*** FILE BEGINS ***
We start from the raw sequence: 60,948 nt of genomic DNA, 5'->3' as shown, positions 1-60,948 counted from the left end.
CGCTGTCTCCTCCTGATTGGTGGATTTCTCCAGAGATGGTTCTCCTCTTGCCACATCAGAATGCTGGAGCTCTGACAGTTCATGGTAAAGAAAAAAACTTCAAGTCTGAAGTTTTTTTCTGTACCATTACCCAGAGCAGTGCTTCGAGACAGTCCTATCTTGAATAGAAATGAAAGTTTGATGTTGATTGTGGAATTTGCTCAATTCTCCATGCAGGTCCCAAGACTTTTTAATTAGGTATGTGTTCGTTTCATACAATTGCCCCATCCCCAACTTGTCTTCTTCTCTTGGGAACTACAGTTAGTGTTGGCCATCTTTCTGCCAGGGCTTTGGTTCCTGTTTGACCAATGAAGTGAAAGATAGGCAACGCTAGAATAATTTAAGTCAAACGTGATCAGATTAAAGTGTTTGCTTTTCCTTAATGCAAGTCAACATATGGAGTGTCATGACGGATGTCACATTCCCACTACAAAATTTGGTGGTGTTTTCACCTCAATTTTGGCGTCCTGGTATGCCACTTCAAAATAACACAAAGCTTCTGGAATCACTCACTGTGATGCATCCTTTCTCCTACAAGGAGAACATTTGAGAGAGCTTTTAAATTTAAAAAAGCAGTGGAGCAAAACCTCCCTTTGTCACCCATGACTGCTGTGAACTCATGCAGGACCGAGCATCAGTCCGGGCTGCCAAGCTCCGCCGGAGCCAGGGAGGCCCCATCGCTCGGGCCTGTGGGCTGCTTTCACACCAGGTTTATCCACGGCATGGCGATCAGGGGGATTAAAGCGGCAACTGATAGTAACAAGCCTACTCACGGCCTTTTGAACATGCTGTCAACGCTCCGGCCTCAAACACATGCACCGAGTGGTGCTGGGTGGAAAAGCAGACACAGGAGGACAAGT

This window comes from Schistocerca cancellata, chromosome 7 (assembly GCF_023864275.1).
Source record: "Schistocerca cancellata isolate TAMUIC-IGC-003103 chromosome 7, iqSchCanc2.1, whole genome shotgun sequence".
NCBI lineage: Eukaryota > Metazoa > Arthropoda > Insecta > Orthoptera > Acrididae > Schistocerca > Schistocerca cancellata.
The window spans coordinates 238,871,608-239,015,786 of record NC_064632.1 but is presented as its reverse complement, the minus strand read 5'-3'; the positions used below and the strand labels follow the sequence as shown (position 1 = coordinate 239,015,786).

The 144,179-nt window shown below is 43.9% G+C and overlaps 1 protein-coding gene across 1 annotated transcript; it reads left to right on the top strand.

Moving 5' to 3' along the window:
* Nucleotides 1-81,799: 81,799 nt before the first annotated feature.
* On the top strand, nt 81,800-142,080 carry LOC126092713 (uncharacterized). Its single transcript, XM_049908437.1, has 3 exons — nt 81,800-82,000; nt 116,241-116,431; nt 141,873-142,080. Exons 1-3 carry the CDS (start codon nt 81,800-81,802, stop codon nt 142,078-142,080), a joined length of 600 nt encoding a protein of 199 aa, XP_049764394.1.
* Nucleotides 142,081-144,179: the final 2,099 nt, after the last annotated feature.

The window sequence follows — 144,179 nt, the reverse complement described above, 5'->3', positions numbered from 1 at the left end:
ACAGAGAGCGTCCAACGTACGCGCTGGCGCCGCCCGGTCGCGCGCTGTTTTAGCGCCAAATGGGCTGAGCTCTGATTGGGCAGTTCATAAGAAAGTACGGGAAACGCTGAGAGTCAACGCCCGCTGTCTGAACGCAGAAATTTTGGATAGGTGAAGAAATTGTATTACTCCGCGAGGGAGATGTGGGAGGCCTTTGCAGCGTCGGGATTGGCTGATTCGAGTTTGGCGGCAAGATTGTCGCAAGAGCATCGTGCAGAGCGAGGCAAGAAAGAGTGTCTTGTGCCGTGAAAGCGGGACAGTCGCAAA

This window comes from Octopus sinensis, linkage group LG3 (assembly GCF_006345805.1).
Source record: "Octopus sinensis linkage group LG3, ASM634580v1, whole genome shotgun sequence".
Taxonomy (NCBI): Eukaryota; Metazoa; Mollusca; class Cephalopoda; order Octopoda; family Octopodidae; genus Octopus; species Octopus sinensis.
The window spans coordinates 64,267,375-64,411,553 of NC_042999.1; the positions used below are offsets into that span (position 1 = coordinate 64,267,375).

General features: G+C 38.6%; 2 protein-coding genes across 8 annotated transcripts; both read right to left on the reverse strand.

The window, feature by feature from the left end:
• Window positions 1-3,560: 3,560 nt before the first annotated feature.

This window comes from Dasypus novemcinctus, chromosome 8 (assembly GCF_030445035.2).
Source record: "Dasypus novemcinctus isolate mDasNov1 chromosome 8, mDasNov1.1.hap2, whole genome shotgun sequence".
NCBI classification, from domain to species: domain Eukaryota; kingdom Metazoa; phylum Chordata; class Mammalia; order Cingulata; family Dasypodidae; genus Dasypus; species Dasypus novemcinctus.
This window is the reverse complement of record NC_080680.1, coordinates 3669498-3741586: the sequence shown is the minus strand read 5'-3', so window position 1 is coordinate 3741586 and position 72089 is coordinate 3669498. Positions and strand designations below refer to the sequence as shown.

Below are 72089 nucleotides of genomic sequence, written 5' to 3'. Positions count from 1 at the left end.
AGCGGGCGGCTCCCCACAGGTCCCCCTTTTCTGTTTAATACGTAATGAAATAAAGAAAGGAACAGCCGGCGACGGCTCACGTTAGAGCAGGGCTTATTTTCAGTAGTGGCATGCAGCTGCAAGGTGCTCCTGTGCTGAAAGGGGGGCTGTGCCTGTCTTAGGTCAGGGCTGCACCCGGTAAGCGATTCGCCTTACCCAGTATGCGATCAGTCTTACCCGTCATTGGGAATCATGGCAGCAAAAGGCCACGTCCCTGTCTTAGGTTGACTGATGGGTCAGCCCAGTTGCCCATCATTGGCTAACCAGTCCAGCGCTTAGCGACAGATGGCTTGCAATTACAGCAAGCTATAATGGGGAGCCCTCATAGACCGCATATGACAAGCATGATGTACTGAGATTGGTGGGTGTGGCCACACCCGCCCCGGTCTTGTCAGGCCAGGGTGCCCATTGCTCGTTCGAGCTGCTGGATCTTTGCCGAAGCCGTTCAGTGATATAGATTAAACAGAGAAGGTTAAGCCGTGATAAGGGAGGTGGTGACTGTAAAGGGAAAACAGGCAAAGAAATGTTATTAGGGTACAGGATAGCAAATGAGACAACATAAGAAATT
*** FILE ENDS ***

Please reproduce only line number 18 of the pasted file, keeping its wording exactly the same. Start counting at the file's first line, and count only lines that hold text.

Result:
General features: G+C 38.6%; 2 protein-coding genes across 8 annotated transcripts; both read right to left on the reverse strand.